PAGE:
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"Freeing yourself was one thing; claiming ownership of that freed self was another." author Toni Morrison (1931- 05.08.2019)

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"Make your story count". Michelle Obama

"Social pain is understood through the lens of racial animus". Researcher/author Sean McElwee writing in Salon, 2016

"We are citizens, not subjects. We have the right to criticize government without fear."  Chelsea Manning; activist/whisleblower

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“We have a system of justice in this country that treats you much better if you're rich and guilty than if you're poor and innocent”. from civil rights attorney Bryan Stevenson

“This Fourth of July is yours, not mine. You may rejoice, I must mourn. To drag a man in fetters into the grand illuminated temple of liberty, and call upon him to join you in joyous anthems, were inhuman mockery and sacrilegious irony. Do you mean, citizens, to mock me, by asking me to speak today?” Frederick Douglass, WHAT TO THE SLAVE IS 4TH JULY? 07.05.1852 (full text in blog)

Senator Elizabeth Warren "We're a country that is built on our differences; that is our strength, not our weakness"

 

"We are more alike than we are different"v  Maya Angelou

As a Black writer, I was expected to accept the role of victim. That made it difficult in the beginning to be a writer.      James Baldwin

I often feel that there must have been something that I should’ve done that I didn’t do. But I can’t identify what it is that I didn’t do. That’s the first difficulty. And the second is, what makes you think you’re it?   

         Harry Belafonte, activist and singer at 89

 

It ain't what you don't know that gets you into trouble; It's what you know for sure that just ainst so.

Mark Twain

 

You can't be brave if you've only had wonderful things happen to you.

Mary Tyler Moore

 

 You can’t defend Christianity by being against refugees and other religions

Pope Francis:

 

"I don't have to be what you want me to be". Muhammad Ali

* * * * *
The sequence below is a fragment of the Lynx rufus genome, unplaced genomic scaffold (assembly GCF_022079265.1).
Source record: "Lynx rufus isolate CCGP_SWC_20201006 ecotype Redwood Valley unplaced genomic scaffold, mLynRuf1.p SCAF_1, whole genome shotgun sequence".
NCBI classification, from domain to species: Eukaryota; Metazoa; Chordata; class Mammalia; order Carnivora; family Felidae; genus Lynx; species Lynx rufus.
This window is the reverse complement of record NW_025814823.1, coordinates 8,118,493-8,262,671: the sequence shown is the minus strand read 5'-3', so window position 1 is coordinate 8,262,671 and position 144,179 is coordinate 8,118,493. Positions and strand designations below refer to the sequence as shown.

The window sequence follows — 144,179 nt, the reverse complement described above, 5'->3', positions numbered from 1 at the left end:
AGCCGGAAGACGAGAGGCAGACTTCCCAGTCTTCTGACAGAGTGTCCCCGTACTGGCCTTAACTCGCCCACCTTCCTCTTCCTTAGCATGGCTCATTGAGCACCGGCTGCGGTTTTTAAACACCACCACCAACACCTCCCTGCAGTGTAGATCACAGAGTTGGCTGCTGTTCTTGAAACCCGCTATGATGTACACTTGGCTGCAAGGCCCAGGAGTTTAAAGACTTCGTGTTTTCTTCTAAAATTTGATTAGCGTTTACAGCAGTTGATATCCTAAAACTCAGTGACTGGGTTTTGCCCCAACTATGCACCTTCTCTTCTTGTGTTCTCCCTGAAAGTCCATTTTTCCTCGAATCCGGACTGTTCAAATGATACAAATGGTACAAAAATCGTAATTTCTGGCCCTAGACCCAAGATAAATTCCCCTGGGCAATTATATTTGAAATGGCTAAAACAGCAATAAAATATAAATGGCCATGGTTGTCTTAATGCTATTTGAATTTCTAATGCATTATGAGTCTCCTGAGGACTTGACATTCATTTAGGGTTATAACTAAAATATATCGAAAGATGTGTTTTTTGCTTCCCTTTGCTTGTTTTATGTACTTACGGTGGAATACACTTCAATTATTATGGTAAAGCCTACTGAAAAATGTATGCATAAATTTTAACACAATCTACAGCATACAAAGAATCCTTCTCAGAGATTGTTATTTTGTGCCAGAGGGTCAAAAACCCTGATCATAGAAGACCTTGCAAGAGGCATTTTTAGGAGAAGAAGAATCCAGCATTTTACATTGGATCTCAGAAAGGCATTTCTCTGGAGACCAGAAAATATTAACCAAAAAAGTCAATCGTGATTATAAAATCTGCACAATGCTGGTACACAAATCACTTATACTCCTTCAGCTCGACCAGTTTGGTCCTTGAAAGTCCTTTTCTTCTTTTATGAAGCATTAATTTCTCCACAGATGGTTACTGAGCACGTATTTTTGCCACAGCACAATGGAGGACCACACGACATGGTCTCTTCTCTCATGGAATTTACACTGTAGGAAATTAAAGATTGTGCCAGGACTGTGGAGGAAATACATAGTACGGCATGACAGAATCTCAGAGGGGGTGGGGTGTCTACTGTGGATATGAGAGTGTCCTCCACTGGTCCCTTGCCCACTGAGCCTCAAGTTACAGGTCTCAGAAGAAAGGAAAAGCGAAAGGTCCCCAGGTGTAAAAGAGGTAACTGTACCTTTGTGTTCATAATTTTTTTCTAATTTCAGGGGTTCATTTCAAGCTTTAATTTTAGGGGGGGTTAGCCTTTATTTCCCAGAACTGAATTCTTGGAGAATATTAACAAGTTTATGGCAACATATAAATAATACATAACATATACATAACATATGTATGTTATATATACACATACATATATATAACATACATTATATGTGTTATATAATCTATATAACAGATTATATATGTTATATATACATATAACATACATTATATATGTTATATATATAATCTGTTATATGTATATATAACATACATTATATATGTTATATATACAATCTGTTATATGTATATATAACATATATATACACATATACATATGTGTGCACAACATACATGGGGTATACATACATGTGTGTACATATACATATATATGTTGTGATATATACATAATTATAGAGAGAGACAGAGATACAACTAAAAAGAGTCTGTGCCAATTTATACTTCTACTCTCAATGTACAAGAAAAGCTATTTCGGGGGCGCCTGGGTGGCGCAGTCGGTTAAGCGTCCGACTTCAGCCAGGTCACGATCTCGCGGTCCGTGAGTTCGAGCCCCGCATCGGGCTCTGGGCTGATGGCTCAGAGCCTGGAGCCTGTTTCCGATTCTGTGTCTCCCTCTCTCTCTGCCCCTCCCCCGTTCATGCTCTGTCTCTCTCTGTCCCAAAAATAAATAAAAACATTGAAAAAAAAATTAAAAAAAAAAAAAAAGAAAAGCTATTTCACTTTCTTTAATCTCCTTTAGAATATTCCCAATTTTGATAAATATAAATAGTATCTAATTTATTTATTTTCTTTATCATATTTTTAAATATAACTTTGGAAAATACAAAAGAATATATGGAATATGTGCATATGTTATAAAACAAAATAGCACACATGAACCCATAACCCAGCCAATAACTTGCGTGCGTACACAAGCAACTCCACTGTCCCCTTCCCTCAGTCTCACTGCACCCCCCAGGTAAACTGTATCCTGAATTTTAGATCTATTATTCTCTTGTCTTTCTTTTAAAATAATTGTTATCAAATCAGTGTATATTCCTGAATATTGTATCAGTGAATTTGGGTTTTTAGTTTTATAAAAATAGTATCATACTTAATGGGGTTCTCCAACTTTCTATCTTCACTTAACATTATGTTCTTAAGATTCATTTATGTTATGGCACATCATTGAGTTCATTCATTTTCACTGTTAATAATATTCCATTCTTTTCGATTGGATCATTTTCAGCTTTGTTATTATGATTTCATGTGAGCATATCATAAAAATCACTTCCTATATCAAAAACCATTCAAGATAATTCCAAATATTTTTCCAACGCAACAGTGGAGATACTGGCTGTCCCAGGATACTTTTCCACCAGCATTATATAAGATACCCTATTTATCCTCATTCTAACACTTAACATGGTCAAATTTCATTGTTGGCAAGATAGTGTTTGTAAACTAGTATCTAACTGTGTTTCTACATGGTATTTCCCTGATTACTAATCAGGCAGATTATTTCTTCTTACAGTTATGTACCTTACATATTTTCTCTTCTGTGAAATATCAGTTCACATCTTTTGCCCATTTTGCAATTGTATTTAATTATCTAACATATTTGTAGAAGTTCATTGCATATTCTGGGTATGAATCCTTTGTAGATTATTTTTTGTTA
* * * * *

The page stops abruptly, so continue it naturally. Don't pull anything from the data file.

"The Secret of Living Well and Longer: eat half, walk double, laugh triple, and love without measure"  attributed to Tibetan sources

Recent audio posts include interviews with Rumi interpreter Shahram Shiva, London-based author Aamer Hussein, South African Muslim scholar, professor Farid Esack, and Iraqi journalist Nermeen Al-Mufti's brief account of Kirkuk City history. Your comments on our blogs are always welcome.

 

Geraldo Rivera, my favorite talk-radio host: where are you?

2016-01-21

by Barbara Nimri Aziz

When he initially disappeared from the airwaves I thought my favorite talk-radio host had taken family leave following his daughter’s traumatic experience in Paris during the November attacks there. By end December however Rivera hadn’t returned to his nationally syndicated slot on WABC Radio. His was the sole show I tuned to on that notorious, conservative media outlet. WABC Radio, broadcasting across the country from New York, is often scary. It permits hosts to utter shamefully venomous comments, sometimes bordering on illegal, on the airwaves.

I can never discuss with my friends what I hear on WABC; not only do they reject the network for what they find fascist and hateful; they assume that if I myself tune in, I’ve eschewed our shared progressive values. A wall rises between us. Admitting I listen to WABC is like confessing that I occasionally consume a McDonalds double cheeseburger; I’m thereby supporting global warming and contributing to America’s obesity epidemic.